Investing should be easy – just buy low and sell high – but most of us have trouble following that simple advice. There are principles and strategies that may enable you to put together an investment portfolio that reflects your risk tolerance, time horizon, and goals. Understanding these principles and strategies can help you avoid some of the pitfalls that snare some investors.
It's easy to let investments accumulate like old receipts in a junk drawer.
Getting what you want out of your money may require the right game plan.
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Emotional biases can adversely impact financial decision making. Here’s a few to be mindful of.
Three important factors when it comes to your financial life.
Investors who put off important investment decisions may face potential consequence to their future financial security.
A company's profits can be reinvested or paid out to the company’s shareholders as “dividends."
Without your knowing, your investment portfolio could be off-kilter.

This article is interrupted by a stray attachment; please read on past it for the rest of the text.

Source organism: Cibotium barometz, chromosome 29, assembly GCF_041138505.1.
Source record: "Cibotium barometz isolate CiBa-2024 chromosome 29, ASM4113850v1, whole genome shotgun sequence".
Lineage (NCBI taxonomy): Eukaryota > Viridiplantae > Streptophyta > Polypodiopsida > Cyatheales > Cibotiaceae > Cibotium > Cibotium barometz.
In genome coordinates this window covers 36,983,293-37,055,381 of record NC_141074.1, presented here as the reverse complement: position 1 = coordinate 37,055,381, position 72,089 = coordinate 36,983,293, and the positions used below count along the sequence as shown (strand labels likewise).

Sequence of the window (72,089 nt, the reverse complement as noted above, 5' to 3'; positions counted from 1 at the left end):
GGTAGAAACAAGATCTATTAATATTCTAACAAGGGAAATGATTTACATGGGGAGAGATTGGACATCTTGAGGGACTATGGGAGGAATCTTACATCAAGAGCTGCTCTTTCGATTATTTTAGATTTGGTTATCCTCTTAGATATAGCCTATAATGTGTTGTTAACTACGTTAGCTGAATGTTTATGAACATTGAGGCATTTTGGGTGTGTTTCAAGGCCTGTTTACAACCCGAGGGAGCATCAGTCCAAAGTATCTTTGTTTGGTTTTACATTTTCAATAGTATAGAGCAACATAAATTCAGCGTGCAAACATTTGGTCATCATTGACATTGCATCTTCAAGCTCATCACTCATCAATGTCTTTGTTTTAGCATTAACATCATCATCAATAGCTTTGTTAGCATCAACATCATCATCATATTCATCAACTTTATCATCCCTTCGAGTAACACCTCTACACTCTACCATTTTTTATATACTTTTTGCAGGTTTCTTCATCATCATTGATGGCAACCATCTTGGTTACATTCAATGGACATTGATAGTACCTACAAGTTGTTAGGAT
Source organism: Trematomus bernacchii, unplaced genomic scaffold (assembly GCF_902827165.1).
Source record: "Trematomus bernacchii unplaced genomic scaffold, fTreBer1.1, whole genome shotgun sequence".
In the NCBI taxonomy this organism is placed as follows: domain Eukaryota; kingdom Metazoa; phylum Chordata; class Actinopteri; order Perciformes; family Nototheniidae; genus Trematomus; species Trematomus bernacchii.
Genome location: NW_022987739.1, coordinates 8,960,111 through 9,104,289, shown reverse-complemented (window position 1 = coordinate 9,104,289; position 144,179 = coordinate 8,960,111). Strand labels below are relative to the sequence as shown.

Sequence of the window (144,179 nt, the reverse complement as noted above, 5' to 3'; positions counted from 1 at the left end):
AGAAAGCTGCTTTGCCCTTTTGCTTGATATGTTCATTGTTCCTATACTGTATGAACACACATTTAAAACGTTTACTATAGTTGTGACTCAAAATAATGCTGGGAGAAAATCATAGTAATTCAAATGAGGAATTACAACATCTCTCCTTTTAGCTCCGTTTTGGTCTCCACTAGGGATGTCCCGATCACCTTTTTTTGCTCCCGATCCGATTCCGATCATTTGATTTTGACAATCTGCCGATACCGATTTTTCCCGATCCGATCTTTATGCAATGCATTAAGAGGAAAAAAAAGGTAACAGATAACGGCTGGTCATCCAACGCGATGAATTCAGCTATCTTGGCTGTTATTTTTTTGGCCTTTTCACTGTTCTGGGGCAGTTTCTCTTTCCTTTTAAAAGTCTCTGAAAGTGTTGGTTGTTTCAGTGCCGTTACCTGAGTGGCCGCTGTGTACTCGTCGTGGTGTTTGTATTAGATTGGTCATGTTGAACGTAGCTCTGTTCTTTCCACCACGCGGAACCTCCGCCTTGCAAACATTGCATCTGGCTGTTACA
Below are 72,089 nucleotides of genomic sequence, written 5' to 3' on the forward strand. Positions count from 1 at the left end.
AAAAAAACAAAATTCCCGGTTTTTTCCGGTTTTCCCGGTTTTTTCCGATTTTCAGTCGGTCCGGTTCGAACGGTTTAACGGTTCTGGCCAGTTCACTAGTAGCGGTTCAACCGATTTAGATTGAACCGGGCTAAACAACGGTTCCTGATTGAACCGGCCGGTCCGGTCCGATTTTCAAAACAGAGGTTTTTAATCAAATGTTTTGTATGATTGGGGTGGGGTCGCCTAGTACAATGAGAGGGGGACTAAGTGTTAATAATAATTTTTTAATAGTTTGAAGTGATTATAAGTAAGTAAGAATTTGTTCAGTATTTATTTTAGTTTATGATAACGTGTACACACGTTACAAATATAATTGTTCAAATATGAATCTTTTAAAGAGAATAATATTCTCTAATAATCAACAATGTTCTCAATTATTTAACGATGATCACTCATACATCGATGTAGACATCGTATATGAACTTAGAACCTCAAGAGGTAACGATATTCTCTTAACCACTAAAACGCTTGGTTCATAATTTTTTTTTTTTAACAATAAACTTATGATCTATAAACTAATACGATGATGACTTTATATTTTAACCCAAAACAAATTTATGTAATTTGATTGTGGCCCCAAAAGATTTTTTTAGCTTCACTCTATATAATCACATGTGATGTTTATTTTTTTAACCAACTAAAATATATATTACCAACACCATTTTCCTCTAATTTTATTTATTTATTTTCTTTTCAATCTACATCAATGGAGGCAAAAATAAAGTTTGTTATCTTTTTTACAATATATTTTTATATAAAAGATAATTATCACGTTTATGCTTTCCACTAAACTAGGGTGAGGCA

You make decisions for your portfolio, but how much do you really know about the products you buy? Try this quiz
Use this calculator to compare the future value of investments with different tax consequences.
Use this calculator to better see the potential impact of compound interest on an asset.
Estimate the potential impact taxes and inflation can have on the purchasing power of an investment.
Determine if you are eligible to contribute to a traditional or Roth IRA.
This calculator helps determine your pre-tax and after-tax dividend yield on a particular stock.
This calculator can help you estimate how much you should be saving for college.
There are some smart strategies that may help you pursue your investment objectives
Principles that can help create a portfolio designed to pursue investment goals.
An amusing and whimsical look at behavioral finance best practices for investors.
Investors seeking world investments can choose between global and international funds. What's the difference?
With alternative investments, it’s critical to sort through the complexity.
All about how missing the best market days (or the worst!) might affect your portfolio.
Savvy investors take the time to separate emotion from fact.
What if instead of buying that vacation home, you invested the money?